MIT student raises funds for young Boston bomb victim's family

Catherine sez,

On Monday, the Boston Marathon was bombed. On Monday night I was feeling blessed and thankful to not know anyone directly affected by the bombs. But on Tuesday morning I woke up to an email from my colleague Chris Peterson at the MIT Center for Civic Media. Chris's family are friends with the family who lost their son Martin in the attack. He sent us photos of he and his brothers playing with their children and the reality was all too close. It is devastating. This family will have a long road of healing in front of them that most of us cannot even begin to imagine.

My friends at MIT and I have spent the past couple of days helping Chris build a site to raise money for the Richard family. We are coordinating with St Marks Area Main Street, a non-profit community organization based in Dorchester, MA, where the family lives. The site is made with the support of the family and their spokesperson. 100% of funds raised goes to the family. Please give what you can. It's the very least we can do to come together in solidarity with these innocent people and help them to rebuild their lives in the wake of senseless violence. In the photo on the site Martin is holding a sign he made in school that says "Peace". Let us spread that peace.

The Richard Family Fund (Thanks, Catherine)


  1. It’s so good to see this kind of positive action in the wake of such an awful event.  Good on them.

  2. Isn’t there a better way to help?  They lost their son, not their home – how will giving money (to a family with a summer home in New Hampshire) help them?  Isn’t there a more effective use of people’s charitable impulses?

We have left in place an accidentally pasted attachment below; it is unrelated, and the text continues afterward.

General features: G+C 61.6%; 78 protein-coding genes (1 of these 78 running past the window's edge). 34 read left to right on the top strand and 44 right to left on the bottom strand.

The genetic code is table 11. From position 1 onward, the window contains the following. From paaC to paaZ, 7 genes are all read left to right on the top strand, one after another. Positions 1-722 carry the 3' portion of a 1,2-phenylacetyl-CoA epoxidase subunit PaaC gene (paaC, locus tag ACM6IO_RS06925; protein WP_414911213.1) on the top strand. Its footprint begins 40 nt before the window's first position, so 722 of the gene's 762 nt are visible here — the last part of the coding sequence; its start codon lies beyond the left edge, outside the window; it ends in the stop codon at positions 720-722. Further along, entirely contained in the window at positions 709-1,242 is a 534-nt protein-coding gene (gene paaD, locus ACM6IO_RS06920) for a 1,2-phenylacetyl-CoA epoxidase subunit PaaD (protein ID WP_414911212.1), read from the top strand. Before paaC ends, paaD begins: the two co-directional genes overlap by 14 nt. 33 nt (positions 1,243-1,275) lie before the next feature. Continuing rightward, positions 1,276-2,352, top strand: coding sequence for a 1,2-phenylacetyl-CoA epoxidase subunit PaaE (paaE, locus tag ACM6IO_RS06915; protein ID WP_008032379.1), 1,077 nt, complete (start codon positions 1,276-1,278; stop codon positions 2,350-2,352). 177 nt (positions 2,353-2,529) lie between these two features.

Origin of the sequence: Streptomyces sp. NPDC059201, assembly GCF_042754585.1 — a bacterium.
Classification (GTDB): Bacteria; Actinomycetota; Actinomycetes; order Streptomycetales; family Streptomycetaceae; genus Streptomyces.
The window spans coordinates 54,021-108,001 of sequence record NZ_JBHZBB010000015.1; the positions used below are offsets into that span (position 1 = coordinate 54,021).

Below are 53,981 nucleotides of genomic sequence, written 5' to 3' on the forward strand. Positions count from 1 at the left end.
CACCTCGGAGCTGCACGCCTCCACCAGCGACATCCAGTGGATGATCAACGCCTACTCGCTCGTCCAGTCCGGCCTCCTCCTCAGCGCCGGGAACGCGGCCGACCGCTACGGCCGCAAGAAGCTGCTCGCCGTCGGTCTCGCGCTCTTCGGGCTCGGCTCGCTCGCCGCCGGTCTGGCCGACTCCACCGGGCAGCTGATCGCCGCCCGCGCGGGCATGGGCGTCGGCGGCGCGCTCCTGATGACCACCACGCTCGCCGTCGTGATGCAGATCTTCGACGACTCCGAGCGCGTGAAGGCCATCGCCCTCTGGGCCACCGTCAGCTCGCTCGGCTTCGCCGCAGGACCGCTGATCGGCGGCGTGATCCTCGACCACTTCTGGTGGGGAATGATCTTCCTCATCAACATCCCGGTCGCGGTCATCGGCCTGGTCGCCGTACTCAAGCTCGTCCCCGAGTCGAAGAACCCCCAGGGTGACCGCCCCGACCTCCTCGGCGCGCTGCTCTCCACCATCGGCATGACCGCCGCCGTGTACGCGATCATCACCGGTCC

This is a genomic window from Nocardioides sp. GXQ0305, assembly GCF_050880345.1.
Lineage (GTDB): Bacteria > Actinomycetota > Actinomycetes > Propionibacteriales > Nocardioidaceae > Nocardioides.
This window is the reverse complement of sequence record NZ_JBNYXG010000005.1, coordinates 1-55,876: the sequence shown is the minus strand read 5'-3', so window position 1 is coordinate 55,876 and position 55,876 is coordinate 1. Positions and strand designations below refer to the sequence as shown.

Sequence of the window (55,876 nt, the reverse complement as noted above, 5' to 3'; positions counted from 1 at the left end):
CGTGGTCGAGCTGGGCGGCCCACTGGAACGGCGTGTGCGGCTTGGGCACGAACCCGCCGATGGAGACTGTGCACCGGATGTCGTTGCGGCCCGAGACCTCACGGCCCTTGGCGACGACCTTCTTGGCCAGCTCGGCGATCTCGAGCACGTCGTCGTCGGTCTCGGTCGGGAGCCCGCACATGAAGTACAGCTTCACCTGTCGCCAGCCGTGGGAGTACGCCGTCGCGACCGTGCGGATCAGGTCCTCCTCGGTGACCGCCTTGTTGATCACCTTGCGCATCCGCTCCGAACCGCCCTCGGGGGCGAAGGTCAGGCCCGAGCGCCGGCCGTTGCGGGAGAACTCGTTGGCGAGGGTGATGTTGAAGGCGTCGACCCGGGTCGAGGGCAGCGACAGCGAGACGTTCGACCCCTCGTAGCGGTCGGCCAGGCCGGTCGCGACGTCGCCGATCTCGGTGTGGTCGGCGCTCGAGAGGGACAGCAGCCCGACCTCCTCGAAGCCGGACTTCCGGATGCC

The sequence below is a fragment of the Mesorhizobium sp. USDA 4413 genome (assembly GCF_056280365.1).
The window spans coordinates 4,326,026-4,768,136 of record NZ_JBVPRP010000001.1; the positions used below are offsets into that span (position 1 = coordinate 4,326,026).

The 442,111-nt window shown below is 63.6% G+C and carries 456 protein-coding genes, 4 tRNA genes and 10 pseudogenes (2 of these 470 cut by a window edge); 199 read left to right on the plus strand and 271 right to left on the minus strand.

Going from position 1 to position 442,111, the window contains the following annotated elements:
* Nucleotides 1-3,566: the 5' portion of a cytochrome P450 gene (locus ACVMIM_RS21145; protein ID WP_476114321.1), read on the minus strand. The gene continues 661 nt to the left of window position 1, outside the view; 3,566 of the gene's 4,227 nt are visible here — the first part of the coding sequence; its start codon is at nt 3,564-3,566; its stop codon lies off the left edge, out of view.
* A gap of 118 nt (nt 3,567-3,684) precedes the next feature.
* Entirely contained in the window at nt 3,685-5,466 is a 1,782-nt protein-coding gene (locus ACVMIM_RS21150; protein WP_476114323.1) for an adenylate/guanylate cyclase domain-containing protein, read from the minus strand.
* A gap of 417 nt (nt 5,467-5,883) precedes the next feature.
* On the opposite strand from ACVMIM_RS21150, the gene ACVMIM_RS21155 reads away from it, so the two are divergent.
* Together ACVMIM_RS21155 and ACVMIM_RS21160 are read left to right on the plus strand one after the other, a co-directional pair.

A genuine question, from a position of empathy with that family and everyone else affected.  

      1. Thanks so much for understanding my good intentions with your thoughtful reply.  What I imagine will happen is that the family will donate the money to a relevant cause or institution, since they are not themselves needy.  

        As far as people making personal donations, I think a donation to the hospital or any children’s charities in the name of the young victim might achieve the goal of the gesture more effectively.  In any case, I am in total agreement with the sentiment.

        Thanks again. I wish all the comfort in the world to their family, and everyone else’s.

        1. What I imagine will happen is that the family will donate the money to a relevant cause or institution, since they are not themselves needy.

          What are you on about? The father will be caring for a daughter who needs to learn how to walk again and a wife who’s recovering from brain surgery, both of whom will be suffering from severe psychological trauma, as will he. That’s extremely needy.

      2. My sympathies to the Richards family; it is a horrible loss.

        That said, “it matters less whom you help than that you help” is a statement I find reprehensible–especially when the appeal is framed in terms of solidarity. People with summer homes shouldn’t be asking for nor accepting hand-outs when there are people who are in need. And I believe that setting up the website amounts to asking. Why not have the website accept donations in the name of the Richards family for general fund mentioned above? Or to some other charitable cause?

        Again, I’m am sorry for the tragedy that has come to this family.

        1. Hi Saltine – 

          I’m sorry, I made my point poorly. By “it matters less whom you help than that you help”, I meant “you don’t need to help the Richards if you don’t like, so long as you help someone.” Apologies if it seemed otherwise. 

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